Twenty-five-year-old Calvin Pokgwadi is an entrepreneur who is out to make a difference.
As one of the nine winners of the recent Mpumalanga Youth Entrepreneurship Programme (MYEP), Pretoria resident Pokgwadi is breaking new ground by taking pathology services to rural areas. With the private pathology industry in South Africa dominated by major laboratories, he is showing real courage by trying to claim his own market share.
Pokgwadi impressed judges at a recent MYEP business bootcamp, held to choose nine entrepreneurs from across three regions in Mpumalanga to benefit from mentoring and R40 000 in seed capital.
MYEP is a partnership between the South African Breweries through its flagship enterprise development programme SAB KickStart, and the Mpumalanga Provincial Government.
Expanding the business
Pokgwadi’s company Stempath (Pty) Ltd has its headquarters in KwaMhlanga but in the year following its establishment in January 2015, had managed to expand the business to four regions, strategically positioning Stempath to cater for people with a lack of access to pathology services.
Stempath provides services to any person who needs pathology services who is referred by doctors for blood work. In some cases no referral is needed for HIV and pregnancy testing for example.
“Stempath provides high-quality, efficient pathology services around Mpumalanga, Limpopo, Gauteng, and the North West,” says Pokgwadi.
While Stempath already employs 13 people, Pokgwadi says the support he has and continues to receive from MYEP is allowing him to explore opportunities in new areas of Mpumalanga.
“MYEP is allowing us to robustly compete in the sector. I am very grateful,” he says.
After matriculating at the age of 15, Pokgwadi completed a Bachelor of Science (MedSci) at the University of Pretoria.
After working in the field for a few years, he said he was prompted to start Stempath because of the “alarming high mortality rate in remote areas”.
“The inequality of healthcare concerned me and led me to find a solution to deliver pathology services to rural and sub-urban areas. We pride ourselves on taking services to the people. It is my dream to take health technology to new heights and in so doing, better serve the people.”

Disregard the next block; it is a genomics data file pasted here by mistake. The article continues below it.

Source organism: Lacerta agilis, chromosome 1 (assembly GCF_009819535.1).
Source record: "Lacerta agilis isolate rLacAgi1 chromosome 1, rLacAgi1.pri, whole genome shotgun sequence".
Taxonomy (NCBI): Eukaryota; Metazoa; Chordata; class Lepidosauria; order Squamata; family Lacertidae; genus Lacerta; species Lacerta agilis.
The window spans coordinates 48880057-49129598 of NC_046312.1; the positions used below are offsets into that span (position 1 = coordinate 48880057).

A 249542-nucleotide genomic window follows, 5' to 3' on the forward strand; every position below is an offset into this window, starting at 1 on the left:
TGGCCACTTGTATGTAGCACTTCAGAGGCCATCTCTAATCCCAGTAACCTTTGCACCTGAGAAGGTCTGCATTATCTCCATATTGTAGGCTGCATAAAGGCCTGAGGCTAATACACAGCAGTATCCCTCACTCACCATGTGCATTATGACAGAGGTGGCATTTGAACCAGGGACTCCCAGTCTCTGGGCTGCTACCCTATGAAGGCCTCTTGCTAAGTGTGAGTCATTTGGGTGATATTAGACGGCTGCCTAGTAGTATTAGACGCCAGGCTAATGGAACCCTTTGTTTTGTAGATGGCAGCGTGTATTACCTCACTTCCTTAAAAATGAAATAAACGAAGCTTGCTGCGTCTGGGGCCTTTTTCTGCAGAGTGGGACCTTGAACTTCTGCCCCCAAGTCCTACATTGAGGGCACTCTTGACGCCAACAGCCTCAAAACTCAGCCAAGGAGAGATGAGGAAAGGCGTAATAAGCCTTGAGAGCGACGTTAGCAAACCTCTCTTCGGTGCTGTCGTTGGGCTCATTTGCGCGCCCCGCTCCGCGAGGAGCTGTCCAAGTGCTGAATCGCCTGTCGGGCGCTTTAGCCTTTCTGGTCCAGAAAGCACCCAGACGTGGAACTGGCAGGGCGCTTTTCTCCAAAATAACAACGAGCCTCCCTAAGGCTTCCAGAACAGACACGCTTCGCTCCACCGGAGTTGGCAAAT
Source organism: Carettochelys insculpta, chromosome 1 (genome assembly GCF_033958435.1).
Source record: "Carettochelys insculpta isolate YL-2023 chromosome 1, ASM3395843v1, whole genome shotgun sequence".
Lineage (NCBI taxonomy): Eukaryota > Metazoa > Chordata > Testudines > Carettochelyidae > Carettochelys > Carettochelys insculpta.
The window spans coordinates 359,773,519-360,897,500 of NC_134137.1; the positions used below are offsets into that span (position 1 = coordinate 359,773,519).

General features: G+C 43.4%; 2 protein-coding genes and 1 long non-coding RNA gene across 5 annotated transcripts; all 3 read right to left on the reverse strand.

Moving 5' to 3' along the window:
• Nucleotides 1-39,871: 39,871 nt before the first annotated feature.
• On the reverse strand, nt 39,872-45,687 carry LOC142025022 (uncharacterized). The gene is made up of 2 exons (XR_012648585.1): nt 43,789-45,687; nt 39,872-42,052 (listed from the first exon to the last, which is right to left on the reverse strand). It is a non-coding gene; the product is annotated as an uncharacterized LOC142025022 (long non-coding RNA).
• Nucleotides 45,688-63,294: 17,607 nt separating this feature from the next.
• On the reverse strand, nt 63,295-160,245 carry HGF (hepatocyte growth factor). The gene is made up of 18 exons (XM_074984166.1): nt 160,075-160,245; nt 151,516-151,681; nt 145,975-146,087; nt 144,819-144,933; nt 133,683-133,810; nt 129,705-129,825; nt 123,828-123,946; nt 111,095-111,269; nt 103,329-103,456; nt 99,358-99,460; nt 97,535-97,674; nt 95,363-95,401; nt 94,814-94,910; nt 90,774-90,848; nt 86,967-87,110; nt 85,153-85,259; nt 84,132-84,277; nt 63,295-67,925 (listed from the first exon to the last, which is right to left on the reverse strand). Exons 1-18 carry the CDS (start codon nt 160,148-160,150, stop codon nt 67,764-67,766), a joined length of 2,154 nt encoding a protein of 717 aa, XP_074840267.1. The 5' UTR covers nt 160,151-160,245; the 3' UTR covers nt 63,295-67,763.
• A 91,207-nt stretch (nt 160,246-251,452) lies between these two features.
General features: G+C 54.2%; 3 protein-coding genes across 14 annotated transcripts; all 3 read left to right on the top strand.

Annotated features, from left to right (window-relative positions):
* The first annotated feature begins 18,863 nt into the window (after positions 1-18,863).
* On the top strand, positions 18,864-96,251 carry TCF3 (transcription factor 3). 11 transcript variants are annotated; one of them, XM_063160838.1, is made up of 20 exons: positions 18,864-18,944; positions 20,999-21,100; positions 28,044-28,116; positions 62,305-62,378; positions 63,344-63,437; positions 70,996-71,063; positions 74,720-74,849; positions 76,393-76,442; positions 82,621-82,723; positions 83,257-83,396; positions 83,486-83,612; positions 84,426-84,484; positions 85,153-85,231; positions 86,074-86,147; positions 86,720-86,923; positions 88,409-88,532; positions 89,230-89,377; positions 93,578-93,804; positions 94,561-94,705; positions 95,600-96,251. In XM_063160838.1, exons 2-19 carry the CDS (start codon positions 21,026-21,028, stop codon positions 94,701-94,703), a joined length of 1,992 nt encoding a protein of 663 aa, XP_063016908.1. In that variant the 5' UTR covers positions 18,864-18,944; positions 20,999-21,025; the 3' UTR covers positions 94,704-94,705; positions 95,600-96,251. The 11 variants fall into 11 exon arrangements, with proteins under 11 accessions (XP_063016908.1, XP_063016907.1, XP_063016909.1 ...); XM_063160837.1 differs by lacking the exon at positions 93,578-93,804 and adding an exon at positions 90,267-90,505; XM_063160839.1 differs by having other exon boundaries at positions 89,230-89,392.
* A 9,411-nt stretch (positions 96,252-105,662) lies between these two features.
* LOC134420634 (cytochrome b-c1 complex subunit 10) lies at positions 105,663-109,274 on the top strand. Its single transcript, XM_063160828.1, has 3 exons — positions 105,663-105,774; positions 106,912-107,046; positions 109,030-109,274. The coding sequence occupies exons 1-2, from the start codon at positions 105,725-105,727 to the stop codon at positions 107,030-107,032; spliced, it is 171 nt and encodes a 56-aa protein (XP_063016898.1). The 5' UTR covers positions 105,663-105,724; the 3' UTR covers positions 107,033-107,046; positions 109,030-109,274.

Market penetration and business development capital are two of the hurdles Pokgwadi has faced, which MYEP is helping him address.
“My family has been supportive of my dreams to be a successful individual from a young age. I am always motivated to make them proud of the sacrifices undertaken to get me where I am today,” he said.
Pokgwadi adds that entrepreneurs need to be supported because they solve problems and better the lives of others through employment.
“Programmes like MYEP are very important. SMMEs need to be given an opportunity to participate in the macro-economy. The future of the next generation lies in the hands of the South African youth.”
Lemmy Mdluli, Mpumalanga Economic Development and Tourism’s Chief Director: Integrated Economic Development Services says: “We are working tirelessly to ensure that Mpumalanga youth are given opportunities to advance their businesses and access opportunities that are available through our partnership with the private sector."
Mpho Sadiki, SAB’s Head Sustainable Development and Transformation says its support for youth enterprises is contributing to the bigger picture.
“By supporting youth entrepreneurship in South Africa, SAB is contributing to the country achieving its national economic development priorities. Partnerships like MYEP allow us to assist government in growing sustainable youth businesses,” says Sadiki.
MYEP is supported by the Mpumalanga Youth Chamber of Commerce and Industries SA, the Gert Sibande Technical and Vocational Education and Training College Centre of Entrepreneurship, the Small Enterprise Development Agency, as well as the National Youth Development Agency, who all contribute to developing and supporting youth entrepreneurs in Mpumalanga.